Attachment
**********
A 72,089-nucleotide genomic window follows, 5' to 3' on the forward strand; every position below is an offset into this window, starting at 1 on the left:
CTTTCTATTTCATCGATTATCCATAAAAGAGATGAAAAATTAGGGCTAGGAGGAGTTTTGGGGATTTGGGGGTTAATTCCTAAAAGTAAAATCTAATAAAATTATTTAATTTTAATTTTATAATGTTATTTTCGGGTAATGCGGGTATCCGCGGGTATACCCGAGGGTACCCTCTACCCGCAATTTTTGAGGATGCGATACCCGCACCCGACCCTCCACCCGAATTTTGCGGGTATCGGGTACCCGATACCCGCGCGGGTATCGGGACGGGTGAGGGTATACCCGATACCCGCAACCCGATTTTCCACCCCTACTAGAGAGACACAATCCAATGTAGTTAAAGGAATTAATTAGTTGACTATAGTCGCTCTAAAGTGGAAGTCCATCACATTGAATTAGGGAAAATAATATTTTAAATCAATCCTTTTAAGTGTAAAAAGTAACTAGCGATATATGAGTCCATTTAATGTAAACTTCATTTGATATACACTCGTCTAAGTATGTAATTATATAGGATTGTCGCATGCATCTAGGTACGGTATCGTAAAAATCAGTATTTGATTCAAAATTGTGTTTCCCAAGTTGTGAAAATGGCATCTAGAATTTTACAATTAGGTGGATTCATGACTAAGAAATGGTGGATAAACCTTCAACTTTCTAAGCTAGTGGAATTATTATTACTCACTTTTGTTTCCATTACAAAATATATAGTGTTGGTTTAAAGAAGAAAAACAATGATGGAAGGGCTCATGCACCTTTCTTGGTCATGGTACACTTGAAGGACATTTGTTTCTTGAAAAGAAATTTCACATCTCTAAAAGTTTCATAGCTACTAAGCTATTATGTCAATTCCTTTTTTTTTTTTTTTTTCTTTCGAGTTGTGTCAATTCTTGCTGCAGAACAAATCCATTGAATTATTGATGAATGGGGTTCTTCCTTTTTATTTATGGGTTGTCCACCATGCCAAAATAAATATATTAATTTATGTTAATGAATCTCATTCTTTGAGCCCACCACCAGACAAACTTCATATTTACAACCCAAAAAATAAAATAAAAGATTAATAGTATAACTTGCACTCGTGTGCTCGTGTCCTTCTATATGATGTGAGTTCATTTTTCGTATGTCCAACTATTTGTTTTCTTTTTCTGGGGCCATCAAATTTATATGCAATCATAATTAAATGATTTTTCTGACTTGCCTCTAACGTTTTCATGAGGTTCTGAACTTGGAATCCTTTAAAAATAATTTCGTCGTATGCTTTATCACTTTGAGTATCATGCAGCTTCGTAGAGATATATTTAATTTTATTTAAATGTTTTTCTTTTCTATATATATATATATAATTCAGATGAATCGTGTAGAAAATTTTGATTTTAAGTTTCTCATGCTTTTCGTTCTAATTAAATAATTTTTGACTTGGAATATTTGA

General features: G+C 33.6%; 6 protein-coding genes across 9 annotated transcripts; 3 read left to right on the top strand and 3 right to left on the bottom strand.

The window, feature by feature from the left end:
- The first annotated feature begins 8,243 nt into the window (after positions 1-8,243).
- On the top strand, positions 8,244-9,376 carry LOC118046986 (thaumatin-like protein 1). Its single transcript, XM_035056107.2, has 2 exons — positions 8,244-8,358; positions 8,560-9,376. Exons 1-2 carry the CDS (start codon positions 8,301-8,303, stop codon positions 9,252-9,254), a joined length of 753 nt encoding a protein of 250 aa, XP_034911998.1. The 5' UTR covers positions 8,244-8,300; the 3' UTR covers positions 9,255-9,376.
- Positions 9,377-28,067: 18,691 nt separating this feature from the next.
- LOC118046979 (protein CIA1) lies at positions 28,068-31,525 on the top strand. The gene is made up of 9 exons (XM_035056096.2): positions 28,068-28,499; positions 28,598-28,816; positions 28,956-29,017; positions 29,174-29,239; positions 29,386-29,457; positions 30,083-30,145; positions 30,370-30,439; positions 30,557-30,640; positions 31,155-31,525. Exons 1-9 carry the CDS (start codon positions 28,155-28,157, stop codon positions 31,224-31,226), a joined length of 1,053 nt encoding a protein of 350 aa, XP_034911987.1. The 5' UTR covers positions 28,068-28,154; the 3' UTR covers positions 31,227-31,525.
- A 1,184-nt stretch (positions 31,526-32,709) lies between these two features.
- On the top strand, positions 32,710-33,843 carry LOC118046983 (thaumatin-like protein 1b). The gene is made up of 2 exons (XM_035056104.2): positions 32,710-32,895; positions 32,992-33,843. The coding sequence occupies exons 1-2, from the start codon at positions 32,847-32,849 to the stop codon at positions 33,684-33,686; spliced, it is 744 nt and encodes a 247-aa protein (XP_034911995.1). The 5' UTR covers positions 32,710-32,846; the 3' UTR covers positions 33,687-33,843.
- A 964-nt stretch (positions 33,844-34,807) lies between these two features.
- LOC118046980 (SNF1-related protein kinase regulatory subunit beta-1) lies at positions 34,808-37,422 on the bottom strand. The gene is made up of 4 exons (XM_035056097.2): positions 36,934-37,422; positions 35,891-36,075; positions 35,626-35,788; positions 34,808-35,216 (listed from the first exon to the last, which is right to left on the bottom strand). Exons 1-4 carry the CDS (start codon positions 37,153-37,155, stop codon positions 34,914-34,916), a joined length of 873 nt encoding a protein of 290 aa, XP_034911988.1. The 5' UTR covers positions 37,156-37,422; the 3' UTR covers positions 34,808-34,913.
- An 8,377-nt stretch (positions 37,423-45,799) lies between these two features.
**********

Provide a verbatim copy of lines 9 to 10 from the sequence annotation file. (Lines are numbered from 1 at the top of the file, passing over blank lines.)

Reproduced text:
- A 1,184-nt stretch (positions 31,526-32,709) lies between these two features.
- On the top strand, positions 32,710-33,843 carry LOC118046983 (thaumatin-like protein 1b). The gene is made up of 2 exons (XM_035056104.2): positions 32,710-32,895; positions 32,992-33,843. The coding sequence occupies exons 1-2, from the start codon at positions 32,847-32,849 to the stop codon at positions 33,684-33,686; spliced, it is 744 nt and encodes a 247-aa protein (XP_034911995.1). The 5' UTR covers positions 32,710-32,846; the 3' UTR covers positions 33,687-33,843.